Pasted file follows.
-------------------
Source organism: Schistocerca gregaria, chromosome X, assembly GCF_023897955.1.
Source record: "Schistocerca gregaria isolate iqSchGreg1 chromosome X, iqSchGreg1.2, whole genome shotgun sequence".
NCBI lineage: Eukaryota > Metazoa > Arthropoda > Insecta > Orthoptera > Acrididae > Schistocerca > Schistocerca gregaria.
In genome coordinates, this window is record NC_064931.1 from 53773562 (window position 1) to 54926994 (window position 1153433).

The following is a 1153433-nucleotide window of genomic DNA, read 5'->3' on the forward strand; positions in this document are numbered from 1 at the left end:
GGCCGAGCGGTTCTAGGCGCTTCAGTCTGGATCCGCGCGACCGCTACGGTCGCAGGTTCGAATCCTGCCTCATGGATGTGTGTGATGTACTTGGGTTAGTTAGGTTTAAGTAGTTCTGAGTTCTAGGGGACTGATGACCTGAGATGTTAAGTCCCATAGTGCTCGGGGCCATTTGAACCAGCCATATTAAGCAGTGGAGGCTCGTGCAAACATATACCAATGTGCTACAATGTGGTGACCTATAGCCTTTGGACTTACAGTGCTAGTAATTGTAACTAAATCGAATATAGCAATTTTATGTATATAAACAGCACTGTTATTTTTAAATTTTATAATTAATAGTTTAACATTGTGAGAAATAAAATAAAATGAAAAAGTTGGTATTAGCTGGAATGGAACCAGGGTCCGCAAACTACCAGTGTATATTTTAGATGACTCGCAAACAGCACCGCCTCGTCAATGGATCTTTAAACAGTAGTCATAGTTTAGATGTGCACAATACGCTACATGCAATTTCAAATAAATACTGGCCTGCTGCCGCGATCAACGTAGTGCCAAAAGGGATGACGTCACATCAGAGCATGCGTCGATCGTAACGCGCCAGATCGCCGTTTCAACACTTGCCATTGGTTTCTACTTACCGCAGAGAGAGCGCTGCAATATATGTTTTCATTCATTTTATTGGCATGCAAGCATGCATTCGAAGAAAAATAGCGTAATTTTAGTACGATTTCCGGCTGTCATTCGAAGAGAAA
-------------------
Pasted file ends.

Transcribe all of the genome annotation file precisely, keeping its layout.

Source organism: Schistocerca gregaria, chromosome X, assembly GCF_023897955.1.
Source record: "Schistocerca gregaria isolate iqSchGreg1 chromosome X, iqSchGreg1.2, whole genome shotgun sequence".
NCBI lineage: Eukaryota > Metazoa > Arthropoda > Insecta > Orthoptera > Acrididae > Schistocerca > Schistocerca gregaria.
In genome coordinates, this window is record NC_064931.1 from 53773562 (window position 1) to 54926994 (window position 1153433).

The following is a 1153433-nucleotide window of genomic DNA, read 5'->3' on the forward strand; positions in this document are numbered from 1 at the left end:
GGCCGAGCGGTTCTAGGCGCTTCAGTCTGGATCCGCGCGACCGCTACGGTCGCAGGTTCGAATCCTGCCTCATGGATGTGTGTGATGTACTTGGGTTAGTTAGGTTTAAGTAGTTCTGAGTTCTAGGGGACTGATGACCTGAGATGTTAAGTCCCATAGTGCTCGGGGCCATTTGAACCAGCCATATTAAGCAGTGGAGGCTCGTGCAAACATATACCAATGTGCTACAATGTGGTGACCTATAGCCTTTGGACTTACAGTGCTAGTAATTGTAACTAAATCGAATATAGCAATTTTATGTATATAAACAGCACTGTTATTTTTAAATTTTATAATTAATAGTTTAACATTGTGAGAAATAAAATAAAATGAAAAAGTTGGTATTAGCTGGAATGGAACCAGGGTCCGCAAACTACCAGTGTATATTTTAGATGACTCGCAAACAGCACCGCCTCGTCAATGGATCTTTAAACAGTAGTCATAGTTTAGATGTGCACAATACGCTACATGCAATTTCAAATAAATACTGGCCTGCTGCCGCGATCAACGTAGTGCCAAAAGGGATGACGTCACATCAGAGCATGCGTCGATCGTAACGCGCCAGATCGCCGTTTCAACACTTGCCATTGGTTTCTACTTACCGCAGAGAGAGCGCTGCAATATATGTTTTCATTCATTTTATTGGCATGCAAGCATGCATTCGAAGAAAAATAGCGTAATTTTAGTACGATTTCCGGCTGTCATTCGAAGAGAAA